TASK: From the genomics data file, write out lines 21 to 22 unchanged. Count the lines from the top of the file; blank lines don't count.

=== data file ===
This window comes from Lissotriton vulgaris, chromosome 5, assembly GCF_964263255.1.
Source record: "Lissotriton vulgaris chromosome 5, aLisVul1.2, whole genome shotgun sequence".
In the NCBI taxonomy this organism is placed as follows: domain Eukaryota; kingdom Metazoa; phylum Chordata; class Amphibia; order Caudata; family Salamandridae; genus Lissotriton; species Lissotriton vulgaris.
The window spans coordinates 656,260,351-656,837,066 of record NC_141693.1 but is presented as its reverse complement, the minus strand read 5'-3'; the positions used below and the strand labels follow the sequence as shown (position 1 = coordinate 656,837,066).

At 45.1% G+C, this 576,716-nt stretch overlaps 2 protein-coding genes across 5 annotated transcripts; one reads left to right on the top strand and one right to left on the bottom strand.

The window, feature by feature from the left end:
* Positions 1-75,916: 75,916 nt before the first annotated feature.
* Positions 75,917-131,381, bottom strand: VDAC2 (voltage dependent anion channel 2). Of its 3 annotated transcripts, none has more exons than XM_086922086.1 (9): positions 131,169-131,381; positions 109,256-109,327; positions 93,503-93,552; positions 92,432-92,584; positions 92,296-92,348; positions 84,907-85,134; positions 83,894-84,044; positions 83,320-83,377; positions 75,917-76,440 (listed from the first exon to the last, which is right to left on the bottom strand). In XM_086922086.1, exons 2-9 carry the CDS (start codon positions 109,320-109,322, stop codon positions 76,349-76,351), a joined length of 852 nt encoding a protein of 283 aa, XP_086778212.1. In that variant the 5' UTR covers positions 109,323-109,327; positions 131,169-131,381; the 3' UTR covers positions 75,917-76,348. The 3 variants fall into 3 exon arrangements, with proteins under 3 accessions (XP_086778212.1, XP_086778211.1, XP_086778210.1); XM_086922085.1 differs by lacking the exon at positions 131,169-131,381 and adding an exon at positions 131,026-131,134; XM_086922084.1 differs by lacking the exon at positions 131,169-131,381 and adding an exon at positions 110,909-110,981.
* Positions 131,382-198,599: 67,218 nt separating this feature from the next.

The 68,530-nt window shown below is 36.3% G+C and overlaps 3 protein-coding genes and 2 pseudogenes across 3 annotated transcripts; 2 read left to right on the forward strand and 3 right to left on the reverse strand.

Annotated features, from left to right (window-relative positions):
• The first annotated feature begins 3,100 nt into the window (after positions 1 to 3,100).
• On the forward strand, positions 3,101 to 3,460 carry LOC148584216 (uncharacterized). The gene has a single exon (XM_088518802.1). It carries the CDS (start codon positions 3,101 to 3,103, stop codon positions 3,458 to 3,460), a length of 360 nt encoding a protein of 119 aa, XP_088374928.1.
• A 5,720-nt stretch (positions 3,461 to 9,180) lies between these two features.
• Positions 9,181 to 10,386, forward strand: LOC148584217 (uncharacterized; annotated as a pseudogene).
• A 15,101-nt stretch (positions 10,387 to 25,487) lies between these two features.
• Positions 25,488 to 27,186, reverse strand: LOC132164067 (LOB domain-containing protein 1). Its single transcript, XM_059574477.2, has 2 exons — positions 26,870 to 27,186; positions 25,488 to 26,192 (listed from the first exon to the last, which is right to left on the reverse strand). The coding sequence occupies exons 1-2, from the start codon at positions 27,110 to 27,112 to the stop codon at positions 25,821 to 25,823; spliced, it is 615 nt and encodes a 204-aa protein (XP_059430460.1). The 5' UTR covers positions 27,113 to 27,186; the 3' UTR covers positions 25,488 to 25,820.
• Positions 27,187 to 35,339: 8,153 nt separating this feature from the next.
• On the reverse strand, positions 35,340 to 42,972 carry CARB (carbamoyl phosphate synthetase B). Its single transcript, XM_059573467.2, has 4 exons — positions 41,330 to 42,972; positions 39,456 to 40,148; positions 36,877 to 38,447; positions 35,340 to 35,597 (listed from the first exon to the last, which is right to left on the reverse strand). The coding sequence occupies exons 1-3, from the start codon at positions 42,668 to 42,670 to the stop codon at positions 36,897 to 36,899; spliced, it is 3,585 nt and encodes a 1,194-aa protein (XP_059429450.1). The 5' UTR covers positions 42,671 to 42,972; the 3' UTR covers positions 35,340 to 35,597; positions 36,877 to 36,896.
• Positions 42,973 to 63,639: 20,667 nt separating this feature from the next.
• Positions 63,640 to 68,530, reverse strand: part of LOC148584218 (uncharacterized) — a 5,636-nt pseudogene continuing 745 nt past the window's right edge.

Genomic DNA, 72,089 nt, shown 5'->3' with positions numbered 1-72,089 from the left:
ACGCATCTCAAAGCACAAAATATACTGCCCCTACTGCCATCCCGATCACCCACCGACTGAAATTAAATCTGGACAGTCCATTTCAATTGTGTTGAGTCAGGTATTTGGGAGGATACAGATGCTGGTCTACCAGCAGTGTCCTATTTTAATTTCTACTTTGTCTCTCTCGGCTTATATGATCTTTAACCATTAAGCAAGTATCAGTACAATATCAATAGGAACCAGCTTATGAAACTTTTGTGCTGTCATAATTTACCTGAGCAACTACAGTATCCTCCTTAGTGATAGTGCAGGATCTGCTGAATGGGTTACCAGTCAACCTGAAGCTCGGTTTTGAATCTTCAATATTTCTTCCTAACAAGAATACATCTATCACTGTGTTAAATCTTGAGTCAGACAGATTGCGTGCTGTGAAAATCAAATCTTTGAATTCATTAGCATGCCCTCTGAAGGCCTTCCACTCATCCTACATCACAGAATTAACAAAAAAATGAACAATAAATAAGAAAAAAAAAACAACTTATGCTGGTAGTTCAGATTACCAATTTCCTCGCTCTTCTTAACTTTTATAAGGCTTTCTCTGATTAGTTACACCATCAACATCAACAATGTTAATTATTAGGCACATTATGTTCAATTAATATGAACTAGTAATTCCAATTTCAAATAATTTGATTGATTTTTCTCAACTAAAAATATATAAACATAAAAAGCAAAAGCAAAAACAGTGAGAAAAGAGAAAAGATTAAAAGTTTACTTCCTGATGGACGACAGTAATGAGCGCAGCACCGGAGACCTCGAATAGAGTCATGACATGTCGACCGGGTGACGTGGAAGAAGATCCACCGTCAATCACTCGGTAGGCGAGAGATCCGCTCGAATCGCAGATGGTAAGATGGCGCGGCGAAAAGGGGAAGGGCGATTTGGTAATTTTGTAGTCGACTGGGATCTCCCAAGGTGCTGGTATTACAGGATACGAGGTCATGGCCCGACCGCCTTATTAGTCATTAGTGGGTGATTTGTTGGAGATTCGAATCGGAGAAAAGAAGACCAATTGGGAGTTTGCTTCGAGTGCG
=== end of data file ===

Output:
• Positions 63,640 to 68,530, reverse strand: part of LOC148584218 (uncharacterized) — a 5,636-nt pseudogene continuing 745 nt past the window's right edge.

Genomic DNA, 72,089 nt, shown 5'->3' with positions numbered 1-72,089 from the left: